Perhaps another way to say the same thing is that science does not by itself "rank" competing hypotheses. It does not "fail" a hypothesis; it only offers information about it. The ranking techniques applied by humans will generally depend on what they are trying to achieve. In other words, "Is hypothesis X useful for need Y" is outside the "strict" interpretation of the scientific process. -t

Science does not rank hypotheses, but it certainly does "fail" hypotheses. It can never perfectly confirm a hypothesis, because there is always the possibility that a repeatable experiment might yet be discovered that disproves, or fails it. Ranking of hypotheses is a matter for the human application of models and/or scientific results, e.g., engineering. In itself, such ranking is not science per se.

I'm not sure we can completely separate humanity from "science". Science is in the mind, and only humans have a "mind" of the kind that can comprehend science as we know it. For example, we explore Mars more than Venus because Mars is more Earth-like. The universe doesn't "care" more about either planet. How we conduct science is influenced by human issues. (The Soviet Union was more interested in Venus than the US, but some suggest it's merely because they had more early successes there, and built upon them.)

If there are two competing theories, to conserve resources we may choose what we see as the "best so far". Thus, human economics comes into play. The universe doesn't otherwise "care" that we have limited resources to explore competing theories. Science is a tool, and humans use it not much differently then they have any other tool going back eons.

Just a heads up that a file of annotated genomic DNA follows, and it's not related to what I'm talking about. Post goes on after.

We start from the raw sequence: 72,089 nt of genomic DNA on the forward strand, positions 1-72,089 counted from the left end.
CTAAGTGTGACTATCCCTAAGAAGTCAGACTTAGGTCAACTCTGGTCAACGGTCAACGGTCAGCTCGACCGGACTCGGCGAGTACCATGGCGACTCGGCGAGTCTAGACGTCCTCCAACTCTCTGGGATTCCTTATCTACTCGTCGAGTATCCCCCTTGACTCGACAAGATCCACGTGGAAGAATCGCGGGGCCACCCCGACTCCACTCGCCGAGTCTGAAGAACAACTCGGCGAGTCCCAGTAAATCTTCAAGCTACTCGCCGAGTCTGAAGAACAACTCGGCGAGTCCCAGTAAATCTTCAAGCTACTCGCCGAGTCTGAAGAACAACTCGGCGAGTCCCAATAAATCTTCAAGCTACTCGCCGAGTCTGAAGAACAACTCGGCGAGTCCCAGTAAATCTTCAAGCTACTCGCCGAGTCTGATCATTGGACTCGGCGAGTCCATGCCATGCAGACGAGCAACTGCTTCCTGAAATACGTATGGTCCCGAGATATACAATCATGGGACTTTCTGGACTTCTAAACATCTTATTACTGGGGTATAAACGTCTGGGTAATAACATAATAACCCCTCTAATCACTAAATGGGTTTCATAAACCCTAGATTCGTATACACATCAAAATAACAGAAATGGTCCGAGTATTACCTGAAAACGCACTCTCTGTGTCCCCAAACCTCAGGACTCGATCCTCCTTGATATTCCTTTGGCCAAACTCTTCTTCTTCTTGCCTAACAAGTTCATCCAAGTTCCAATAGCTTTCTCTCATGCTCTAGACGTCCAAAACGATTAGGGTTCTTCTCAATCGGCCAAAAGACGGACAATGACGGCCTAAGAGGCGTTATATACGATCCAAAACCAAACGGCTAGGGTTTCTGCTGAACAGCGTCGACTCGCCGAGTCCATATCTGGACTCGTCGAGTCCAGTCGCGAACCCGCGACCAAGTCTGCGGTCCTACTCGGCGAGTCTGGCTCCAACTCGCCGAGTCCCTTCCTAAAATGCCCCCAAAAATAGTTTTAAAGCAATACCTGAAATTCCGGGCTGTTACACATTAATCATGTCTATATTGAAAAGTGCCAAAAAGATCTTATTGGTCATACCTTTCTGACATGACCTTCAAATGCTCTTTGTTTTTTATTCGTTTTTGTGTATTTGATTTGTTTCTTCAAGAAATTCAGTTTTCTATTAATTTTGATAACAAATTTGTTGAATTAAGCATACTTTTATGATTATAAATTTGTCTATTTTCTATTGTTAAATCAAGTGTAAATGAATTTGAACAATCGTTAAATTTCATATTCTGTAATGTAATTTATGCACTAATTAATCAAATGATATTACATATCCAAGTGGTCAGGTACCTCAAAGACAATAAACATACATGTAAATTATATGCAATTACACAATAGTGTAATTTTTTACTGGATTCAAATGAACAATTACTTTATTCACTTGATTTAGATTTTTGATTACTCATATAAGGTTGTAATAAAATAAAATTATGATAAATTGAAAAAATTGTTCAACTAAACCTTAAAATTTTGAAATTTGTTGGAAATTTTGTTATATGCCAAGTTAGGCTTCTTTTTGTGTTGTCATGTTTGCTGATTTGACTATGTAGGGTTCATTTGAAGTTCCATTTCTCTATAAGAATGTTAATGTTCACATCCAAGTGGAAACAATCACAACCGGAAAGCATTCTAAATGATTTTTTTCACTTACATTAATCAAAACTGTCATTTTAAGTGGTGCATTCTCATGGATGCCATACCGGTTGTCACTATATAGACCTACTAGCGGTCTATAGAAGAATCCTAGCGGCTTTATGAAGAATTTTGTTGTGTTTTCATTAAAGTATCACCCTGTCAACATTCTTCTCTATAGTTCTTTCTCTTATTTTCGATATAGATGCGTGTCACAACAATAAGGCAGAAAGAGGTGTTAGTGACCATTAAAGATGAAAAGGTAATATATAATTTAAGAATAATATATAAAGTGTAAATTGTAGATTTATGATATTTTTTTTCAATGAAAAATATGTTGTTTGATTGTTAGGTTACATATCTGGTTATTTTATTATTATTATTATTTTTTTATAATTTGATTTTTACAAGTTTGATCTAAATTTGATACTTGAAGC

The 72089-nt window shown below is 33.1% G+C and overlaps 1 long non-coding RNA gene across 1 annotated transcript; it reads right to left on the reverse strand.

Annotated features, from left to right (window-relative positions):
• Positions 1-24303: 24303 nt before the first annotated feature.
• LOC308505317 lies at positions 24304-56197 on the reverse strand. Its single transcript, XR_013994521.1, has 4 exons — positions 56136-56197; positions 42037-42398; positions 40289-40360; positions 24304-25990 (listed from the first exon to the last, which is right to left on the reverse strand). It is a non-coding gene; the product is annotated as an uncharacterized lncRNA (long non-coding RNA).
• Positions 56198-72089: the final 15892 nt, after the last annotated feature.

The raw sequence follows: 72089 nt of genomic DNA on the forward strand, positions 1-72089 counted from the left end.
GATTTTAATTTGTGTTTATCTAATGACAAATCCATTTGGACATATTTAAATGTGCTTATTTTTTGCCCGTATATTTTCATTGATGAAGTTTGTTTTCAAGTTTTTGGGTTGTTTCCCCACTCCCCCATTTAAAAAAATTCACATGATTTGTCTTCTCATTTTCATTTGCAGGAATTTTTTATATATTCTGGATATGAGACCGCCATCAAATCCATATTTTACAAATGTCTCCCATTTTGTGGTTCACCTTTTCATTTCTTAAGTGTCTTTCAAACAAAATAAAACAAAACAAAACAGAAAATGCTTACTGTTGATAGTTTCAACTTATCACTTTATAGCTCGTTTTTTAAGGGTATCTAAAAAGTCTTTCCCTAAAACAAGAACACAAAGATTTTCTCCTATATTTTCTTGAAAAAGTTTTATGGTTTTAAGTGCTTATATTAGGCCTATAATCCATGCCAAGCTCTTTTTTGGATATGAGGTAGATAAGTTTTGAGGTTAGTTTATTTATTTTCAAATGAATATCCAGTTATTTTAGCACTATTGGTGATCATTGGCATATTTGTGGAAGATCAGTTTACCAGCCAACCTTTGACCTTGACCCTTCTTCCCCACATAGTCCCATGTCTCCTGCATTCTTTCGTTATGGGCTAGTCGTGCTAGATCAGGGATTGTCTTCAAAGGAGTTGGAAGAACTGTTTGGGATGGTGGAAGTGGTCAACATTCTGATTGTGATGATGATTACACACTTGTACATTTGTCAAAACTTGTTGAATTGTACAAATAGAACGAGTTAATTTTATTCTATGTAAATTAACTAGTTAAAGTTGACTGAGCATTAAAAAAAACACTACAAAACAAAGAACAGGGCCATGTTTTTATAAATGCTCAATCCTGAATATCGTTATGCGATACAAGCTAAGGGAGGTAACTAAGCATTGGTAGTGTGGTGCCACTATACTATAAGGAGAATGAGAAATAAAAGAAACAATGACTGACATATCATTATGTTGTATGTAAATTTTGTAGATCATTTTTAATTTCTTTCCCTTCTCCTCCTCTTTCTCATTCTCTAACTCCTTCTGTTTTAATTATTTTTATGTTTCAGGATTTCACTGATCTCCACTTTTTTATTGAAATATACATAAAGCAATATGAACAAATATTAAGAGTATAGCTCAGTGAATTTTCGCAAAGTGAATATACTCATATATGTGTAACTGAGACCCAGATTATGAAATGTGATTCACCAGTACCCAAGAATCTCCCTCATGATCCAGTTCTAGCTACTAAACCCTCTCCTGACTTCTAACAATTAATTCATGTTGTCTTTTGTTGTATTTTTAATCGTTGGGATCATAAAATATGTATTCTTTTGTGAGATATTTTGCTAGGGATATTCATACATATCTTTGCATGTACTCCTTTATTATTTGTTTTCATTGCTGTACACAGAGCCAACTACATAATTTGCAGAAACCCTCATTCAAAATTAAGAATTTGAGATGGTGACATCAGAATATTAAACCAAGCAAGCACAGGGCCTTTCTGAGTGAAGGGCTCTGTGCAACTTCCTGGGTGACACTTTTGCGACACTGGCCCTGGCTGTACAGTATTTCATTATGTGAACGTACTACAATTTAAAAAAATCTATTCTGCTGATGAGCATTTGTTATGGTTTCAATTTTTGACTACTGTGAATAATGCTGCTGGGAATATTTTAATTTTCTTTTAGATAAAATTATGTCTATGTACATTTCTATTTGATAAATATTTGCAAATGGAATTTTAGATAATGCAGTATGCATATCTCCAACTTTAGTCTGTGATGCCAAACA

If you can envision "science" outside of human bias, I'd like to hear it. In practice, any conceivable "machine" that explores and learns is going to have limited time and/or resources and thus must choose what to explore and thus in some way rank theories. There is a "science" concerned with making decisions based on limited resources: it's called "economics". And, economics involves politics and WetWare. We can't hide from those just because they are "messy and hard". Many are of the mistaken notion that one can sit in a quiet corner and derive the One True Formula for software engineering without going outside and doing field-testing. This was the "Greek fallacy" (EvidenceEras). -t

Pure science exists, by definition, outside of human bias. Unfortunately, current technology means Science can only ultimately be conducted and its findings disseminated by humans. Therefore, the process of Science encourages repetition, duplication and competition in order to reduce the effect of human bias. Certainly the interaction between humans and an idealised Science is worthy of study, and it is studied in everything from branches of statistics to the philosophy of science.

In practice, we are stuck with the science that is filtered through human eyes.
CategoryScience, CategoryMetrics

View edit of August 24, 2012 or FindPage with title or text search